Tips on Photographing your horse

If you are advertising your horse for sale, a good photograph can make a huge difference. To help you, we have compiled a list of useful tips. Remember; a well taken photograph will show your horse at its best, but a poorly taken photograph can exaggerate any faults your horse may have.

bullet Pick the right day. A bright day is good, but pick a day that isn’t too sunny (not usually an issue in Ireland). Too much sun will create dark shadows, and can be particularly problematic if you are shooting a dark horse. If you have no choice but to shoot on a sunny day, use a flash to eliminate shadows. It sounds odd, but it really does work!
bullet Prepare your horse. Nobody expects your horse to be turned out to show standard, but a clean well groomed horse will always look better. Grey horse in particular, need to be really well washed to show them at their best.
bullet Pay attention to the background. A natural background such as a field, woodland, or pasture is a good choice. No matter how clean and tidy your yard is, there is almost always something in the background. You want the viewer to see your horse, not to be distracted by your new tractor. Also, pay attention to the perspective. Very often, you will see photos where some background object appears to be growing out of the horse.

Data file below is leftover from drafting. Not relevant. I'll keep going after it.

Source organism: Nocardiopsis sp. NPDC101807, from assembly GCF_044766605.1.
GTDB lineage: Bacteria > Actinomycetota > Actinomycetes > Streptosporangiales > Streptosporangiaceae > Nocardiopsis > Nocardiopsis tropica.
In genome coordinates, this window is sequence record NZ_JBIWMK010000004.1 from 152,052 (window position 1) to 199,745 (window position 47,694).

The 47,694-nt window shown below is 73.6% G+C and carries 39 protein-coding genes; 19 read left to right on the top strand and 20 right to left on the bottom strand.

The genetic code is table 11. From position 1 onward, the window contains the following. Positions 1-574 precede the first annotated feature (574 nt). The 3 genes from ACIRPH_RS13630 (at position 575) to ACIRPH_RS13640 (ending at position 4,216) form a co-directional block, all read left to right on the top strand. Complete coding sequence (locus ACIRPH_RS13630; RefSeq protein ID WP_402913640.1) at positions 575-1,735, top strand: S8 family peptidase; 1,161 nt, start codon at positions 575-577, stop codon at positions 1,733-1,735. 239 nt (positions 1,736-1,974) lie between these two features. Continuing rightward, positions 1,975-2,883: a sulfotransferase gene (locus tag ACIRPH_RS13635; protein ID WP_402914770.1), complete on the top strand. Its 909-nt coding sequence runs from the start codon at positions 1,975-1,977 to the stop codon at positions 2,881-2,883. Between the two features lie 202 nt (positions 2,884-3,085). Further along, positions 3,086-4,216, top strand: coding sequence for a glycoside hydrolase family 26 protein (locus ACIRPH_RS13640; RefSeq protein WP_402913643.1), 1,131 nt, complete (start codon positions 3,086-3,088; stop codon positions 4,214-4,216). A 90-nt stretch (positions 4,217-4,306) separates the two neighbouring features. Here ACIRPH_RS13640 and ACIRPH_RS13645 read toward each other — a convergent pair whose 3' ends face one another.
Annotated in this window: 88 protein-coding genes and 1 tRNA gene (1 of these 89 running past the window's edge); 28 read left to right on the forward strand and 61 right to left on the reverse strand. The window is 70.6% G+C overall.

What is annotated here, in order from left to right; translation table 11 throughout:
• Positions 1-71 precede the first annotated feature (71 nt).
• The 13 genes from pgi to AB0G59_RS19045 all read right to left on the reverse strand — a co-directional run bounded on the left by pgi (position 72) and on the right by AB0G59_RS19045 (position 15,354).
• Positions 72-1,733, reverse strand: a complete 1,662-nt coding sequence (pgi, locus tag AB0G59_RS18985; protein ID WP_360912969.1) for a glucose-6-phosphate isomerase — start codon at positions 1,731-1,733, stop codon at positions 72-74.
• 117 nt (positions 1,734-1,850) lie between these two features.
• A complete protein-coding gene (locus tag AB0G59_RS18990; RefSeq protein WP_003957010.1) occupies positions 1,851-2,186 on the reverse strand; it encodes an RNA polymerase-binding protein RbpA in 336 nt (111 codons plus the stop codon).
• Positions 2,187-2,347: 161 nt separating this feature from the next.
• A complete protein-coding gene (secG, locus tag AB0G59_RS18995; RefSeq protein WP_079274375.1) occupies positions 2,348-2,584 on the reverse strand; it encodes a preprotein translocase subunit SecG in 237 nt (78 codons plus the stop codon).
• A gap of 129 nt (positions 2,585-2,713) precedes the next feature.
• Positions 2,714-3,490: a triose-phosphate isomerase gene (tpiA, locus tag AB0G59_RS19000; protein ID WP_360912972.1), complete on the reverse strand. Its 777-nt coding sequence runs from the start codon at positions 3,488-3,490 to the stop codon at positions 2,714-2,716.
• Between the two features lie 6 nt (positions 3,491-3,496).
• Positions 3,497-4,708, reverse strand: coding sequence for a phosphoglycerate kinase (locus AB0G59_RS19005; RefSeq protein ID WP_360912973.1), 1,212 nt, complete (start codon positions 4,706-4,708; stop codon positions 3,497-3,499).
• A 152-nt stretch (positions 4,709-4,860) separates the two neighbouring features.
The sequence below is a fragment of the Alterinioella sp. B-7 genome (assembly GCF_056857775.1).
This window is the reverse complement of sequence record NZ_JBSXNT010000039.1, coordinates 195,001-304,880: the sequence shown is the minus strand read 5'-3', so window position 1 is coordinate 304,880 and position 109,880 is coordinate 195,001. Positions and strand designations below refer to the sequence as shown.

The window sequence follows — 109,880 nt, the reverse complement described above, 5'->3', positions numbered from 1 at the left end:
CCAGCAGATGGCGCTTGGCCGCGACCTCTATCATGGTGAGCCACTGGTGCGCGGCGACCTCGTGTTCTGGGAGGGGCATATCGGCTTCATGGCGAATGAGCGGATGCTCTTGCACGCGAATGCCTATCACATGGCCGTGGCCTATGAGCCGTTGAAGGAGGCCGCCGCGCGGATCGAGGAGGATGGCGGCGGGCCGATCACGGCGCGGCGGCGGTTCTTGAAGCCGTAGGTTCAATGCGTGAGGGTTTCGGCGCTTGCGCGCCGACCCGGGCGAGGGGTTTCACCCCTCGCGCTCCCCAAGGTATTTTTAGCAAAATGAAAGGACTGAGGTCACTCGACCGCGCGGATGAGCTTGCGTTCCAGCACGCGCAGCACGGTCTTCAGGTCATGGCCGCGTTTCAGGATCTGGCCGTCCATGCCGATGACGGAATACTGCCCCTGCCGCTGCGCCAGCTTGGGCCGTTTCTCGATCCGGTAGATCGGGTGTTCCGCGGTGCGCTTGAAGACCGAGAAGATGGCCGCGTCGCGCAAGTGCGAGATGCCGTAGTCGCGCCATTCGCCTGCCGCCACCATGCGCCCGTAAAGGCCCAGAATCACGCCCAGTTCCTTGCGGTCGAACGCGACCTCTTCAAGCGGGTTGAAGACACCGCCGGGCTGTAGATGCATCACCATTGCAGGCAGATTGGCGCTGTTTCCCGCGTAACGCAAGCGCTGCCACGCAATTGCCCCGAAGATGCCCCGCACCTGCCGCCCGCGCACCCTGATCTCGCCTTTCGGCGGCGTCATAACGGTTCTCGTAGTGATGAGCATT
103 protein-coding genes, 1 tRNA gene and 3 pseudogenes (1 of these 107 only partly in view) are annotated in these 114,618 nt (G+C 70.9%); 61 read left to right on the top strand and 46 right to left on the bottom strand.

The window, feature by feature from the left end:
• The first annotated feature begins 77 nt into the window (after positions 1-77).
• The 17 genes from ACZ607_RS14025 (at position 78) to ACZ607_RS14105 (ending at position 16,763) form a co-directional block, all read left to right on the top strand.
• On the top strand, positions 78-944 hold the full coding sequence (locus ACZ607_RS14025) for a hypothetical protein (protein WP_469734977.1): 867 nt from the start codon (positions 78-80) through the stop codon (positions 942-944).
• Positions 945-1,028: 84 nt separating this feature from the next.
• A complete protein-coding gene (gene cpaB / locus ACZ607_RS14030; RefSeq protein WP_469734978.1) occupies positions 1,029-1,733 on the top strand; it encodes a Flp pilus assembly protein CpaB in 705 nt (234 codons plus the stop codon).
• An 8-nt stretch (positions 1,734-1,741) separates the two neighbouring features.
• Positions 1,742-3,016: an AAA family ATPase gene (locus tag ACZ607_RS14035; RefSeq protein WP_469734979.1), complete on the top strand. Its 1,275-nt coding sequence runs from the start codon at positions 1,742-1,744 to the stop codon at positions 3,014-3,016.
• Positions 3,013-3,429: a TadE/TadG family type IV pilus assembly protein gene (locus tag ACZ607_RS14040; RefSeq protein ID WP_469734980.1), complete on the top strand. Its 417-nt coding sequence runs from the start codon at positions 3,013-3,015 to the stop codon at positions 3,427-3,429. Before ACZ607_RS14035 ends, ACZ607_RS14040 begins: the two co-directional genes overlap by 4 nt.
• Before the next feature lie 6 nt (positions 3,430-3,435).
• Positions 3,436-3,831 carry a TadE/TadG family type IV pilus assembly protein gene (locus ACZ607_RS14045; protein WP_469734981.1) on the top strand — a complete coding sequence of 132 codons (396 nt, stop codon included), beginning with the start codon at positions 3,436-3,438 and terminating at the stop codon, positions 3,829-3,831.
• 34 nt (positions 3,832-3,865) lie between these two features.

bullet Make sure tack is clean. Fluffy nylon head-collars will do your horse no favours.
bullet Enlist the help of a knowledgeable horse person. You can’t take pictures and position the horse too, so you’ll need some help. It’s best if the person who helps you knows how to pose a horse to his best advantage.
bullet The angle and position of the horse are key. For a full body shot, stand the horse with both front standing square and one hind leg slightly behind the other. To minimize parts looking too large or too small, focus on the middle of the horse, and do not shoot from too high or too low. Make sure the horse looks alert with bright eyes and both ears forward. Horse not cooperating? Have a friend make some noise (outside the frame, of course!) to get your horse’s attention.
bullet If you are taking shots of your horse in action, you’ll want to capture his power and impulsion. If your horse is trotting or cantering, try to capture him with his leading leg extended.
bullet Stay away from the front and rear. This is particularly important if your horse has a naturally large head. If you photograph them from the front, their head will look huge.
bullet Keep clicking! While skill is most certainly involved, some of the best horse photographs are lucky. Don’t wait for the perfect moment. Just keep clicking and you are sure to get a shot that shows your horse at his best!